Hot Lead and Hot Leads: Forensic Firearm / Gang Communication Analysis forensic science seminar

To purchase a ticket for this special event, click here. If you’d like to be contacted when another crime lab tour and lecture are scheduled, subscribe to LAVA’s occasional Crime Lab Newsletter.

Join us in the Cal State Los Angeles teaching crime lab for an afternoon’s inquiry into the history and practice of forensic science in Los Angeles, in support of new research coming out of the Criminalistics Department. 

Presentation #1: The Secrets of Forensic Firearm Analysis with Forensic Firearm and Toolmark Examiner Michael I. Kelley

For our first talk, join Michael I. Kelley, who works with the Los Angeles Sheriff’s Department as a trainer in the Firearm Identification unit, and who previously presented on his crime scene reconstruction of Pat Tillman’s death in Afghanistan, for an in-depth presentation on law enforcement techniques for analyzing projectiles and weapons from criminal investigations.

In this introduction to the science of forensic firearm analysis, illustrated with real crime scene photographs and casework, Mike will cover:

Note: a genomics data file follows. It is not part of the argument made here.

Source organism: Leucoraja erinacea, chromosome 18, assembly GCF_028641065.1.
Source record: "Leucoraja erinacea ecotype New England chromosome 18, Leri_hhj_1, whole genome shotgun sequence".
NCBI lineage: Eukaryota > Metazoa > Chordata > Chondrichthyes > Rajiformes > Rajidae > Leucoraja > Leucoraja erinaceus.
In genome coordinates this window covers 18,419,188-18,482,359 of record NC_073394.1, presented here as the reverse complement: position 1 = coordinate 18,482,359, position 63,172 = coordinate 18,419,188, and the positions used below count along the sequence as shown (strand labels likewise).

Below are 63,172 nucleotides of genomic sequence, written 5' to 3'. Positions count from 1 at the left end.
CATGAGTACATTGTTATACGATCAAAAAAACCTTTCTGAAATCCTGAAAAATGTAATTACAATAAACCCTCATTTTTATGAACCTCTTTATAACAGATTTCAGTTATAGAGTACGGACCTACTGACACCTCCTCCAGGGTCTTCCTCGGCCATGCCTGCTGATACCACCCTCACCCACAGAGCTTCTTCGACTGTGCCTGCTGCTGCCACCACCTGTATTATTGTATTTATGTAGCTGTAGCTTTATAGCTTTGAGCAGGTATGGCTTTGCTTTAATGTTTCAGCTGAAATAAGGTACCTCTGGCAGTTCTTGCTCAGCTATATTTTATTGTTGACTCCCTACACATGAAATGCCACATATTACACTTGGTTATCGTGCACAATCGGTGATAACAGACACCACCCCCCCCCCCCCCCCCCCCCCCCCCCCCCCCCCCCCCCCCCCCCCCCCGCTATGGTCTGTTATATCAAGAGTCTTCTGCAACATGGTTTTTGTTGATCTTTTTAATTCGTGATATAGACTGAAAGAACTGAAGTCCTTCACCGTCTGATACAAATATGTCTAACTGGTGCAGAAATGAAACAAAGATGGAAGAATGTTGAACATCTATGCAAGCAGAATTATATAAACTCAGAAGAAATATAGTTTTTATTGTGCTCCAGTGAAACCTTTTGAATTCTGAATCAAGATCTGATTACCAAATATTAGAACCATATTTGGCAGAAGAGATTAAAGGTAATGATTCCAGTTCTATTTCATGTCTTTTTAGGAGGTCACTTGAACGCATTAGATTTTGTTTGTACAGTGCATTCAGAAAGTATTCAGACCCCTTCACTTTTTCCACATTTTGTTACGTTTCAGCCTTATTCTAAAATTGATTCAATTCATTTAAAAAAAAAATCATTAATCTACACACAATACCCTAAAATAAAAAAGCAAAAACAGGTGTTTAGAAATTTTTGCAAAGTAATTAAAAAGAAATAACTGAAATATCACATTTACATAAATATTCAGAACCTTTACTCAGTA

• Examination of ammunition.
  • Microscopic comparisons of fired bullets, cartridge cases and toolmarks.
  • Distance Determination.
  • Serial number restorations.
  • Physical fracture matches.
  • The Cross Fire (IBIS) System
  • Toolmark identification

Presentation #2: Murder Behind Bars with LASD Team Leader and educator Nick Guskos

For our second talk, join LASD Team Leader and educator Nick Guskos, co-author of the 2013 textbook Criminal Investigation: An Illustrated Case Study Approach, for an insightful presentation inside the hidden world of gang communication. Nick takes us deep within the investigation into a case of a murder which occurred inside the walls of the Los Angeles County Jail. You’ll follow along as the case unfolds and is eventually solved through intelligence gathering. Intelligence gathering is the key to understanding all complex criminal organizations, including terrorism. This latter area is the topic of Nick’s doctoral dissertation, and will be covered at the conclusion of his talk.

By the afternoon’s conclusion, attendees will have a deeper understanding of the real work that’s done in the field by forensic investigators, and the tools and techniques used to interpret physical evidence and analyze intelligence for the benefit of investigating officers and juries.